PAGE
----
hundred German MDs, with Karl Brandt in technical leadership of the
   program.  Most of the remainder of the approximately 15,000 German
   doctors acquiesced in the program, with opposition from a very
   small minority.  The majority were kept in line with a combination
   of fear, "blood-cement," ostracism, and the "Game of Chicken." Many
   of them were to congratulate themselves on breaking loose from the
   foolish and "unscientific" sentiments of the past which had
   previously served as the check against such behavior, in what was
   surely the ultimate abnegation of the Hippocratic oath.

   Ultimately, German churches were the only effective force which
   stood between persons with disabilities and Aktion T- 4, before the
   War ran its course.  Through the constant opposition of courageous
   personalities such as Bishop August Graf von Galen, who openly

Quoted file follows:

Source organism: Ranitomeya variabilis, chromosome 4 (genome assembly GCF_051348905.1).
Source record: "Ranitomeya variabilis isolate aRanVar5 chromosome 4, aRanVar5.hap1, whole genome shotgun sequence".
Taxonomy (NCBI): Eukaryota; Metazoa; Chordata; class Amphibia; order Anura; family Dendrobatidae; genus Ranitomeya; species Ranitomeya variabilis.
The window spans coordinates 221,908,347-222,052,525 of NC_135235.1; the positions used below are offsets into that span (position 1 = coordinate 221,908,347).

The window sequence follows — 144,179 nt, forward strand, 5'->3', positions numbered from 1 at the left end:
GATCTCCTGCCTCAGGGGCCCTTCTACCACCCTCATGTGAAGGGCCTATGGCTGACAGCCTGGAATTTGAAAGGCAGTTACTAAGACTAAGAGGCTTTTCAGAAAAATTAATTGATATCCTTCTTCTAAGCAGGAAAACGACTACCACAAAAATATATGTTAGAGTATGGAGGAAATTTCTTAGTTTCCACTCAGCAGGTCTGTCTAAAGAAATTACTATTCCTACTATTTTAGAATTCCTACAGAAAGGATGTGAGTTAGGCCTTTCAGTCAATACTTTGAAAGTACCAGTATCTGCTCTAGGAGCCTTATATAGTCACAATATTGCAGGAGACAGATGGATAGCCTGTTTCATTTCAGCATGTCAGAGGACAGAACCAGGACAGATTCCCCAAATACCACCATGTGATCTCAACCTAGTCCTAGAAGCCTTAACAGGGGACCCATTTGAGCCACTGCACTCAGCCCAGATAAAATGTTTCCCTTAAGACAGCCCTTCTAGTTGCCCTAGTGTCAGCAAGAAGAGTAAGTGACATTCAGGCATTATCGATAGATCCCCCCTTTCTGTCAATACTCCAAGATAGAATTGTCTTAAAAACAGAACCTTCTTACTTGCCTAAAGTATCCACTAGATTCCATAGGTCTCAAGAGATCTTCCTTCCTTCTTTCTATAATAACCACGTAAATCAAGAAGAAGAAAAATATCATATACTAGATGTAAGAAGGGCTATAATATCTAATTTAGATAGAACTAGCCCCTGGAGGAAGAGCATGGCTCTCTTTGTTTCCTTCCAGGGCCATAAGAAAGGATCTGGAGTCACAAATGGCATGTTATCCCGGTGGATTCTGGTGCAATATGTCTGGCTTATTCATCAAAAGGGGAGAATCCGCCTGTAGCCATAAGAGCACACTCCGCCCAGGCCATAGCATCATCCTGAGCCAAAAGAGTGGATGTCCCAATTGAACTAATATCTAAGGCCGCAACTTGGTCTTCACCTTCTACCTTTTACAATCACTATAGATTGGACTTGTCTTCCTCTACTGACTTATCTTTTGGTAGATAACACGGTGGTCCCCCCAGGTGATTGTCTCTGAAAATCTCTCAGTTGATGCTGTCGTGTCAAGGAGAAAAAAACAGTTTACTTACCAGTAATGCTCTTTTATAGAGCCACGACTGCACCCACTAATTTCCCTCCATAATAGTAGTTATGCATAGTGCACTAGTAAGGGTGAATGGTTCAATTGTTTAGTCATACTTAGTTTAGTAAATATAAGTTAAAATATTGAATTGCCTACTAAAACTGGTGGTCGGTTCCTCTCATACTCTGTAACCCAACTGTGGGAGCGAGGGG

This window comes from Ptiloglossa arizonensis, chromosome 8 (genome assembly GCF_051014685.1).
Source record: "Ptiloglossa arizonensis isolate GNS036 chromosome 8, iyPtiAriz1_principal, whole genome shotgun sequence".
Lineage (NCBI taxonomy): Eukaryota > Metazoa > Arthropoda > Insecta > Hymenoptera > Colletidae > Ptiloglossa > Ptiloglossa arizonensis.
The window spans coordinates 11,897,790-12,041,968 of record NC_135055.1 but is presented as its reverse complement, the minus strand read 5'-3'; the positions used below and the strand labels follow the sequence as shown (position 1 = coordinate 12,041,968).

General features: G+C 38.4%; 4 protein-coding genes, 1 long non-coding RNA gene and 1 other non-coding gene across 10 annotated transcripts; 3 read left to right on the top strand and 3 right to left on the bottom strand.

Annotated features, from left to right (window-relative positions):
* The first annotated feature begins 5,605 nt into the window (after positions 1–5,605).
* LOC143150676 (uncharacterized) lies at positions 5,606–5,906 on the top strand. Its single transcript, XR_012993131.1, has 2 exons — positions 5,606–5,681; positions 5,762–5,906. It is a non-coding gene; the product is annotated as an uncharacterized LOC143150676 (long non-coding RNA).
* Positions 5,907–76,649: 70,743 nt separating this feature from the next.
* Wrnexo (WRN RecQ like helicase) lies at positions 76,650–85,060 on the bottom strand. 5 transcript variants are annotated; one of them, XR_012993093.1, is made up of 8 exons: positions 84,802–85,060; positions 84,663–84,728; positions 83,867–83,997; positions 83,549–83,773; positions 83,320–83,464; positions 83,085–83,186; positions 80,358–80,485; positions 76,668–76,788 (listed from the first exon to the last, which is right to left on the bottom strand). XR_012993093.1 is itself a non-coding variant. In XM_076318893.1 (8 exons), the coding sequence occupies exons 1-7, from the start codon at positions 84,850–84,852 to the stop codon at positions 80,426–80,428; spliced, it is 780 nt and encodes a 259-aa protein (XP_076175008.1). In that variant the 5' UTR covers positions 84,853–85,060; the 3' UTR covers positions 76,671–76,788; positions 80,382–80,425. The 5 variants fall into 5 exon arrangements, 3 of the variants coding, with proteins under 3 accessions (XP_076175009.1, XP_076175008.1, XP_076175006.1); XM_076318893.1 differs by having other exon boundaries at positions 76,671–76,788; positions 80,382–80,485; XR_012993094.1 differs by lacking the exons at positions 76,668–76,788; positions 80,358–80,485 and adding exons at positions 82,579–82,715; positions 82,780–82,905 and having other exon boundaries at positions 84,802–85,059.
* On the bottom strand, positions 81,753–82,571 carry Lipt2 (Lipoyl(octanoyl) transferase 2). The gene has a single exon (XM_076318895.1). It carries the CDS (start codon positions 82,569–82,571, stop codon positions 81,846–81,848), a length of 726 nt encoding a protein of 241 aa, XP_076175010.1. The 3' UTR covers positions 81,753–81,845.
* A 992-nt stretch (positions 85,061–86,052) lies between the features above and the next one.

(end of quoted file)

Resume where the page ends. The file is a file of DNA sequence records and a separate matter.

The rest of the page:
opposed the euthanasia program and escaped the long arm of the
   Gestapo due to his fame, German public sentiment was finally
   brought to bear against T-4.  Thus, the program became one of
   Hitler's few defeats in German public policy.

   Hugh Gallagher, as a person who was disabled by polio, reflects on
   his experiences of "Otherness," of the Dark Side of man which
   causes discrimination against him and other people like him.  In
   reflecting on these matters and observing that "the feelings
   which drove the German doctors to do what they did are, in fact,
   everywhere," i.e.  the fear of those who are different and loathing
   of the vulnerability of disabled persons, he implies the important
   question: can it happen again, or happen elsewhere?  As he observes
   that eugenics and Social Darwinism were in favor in both Europe and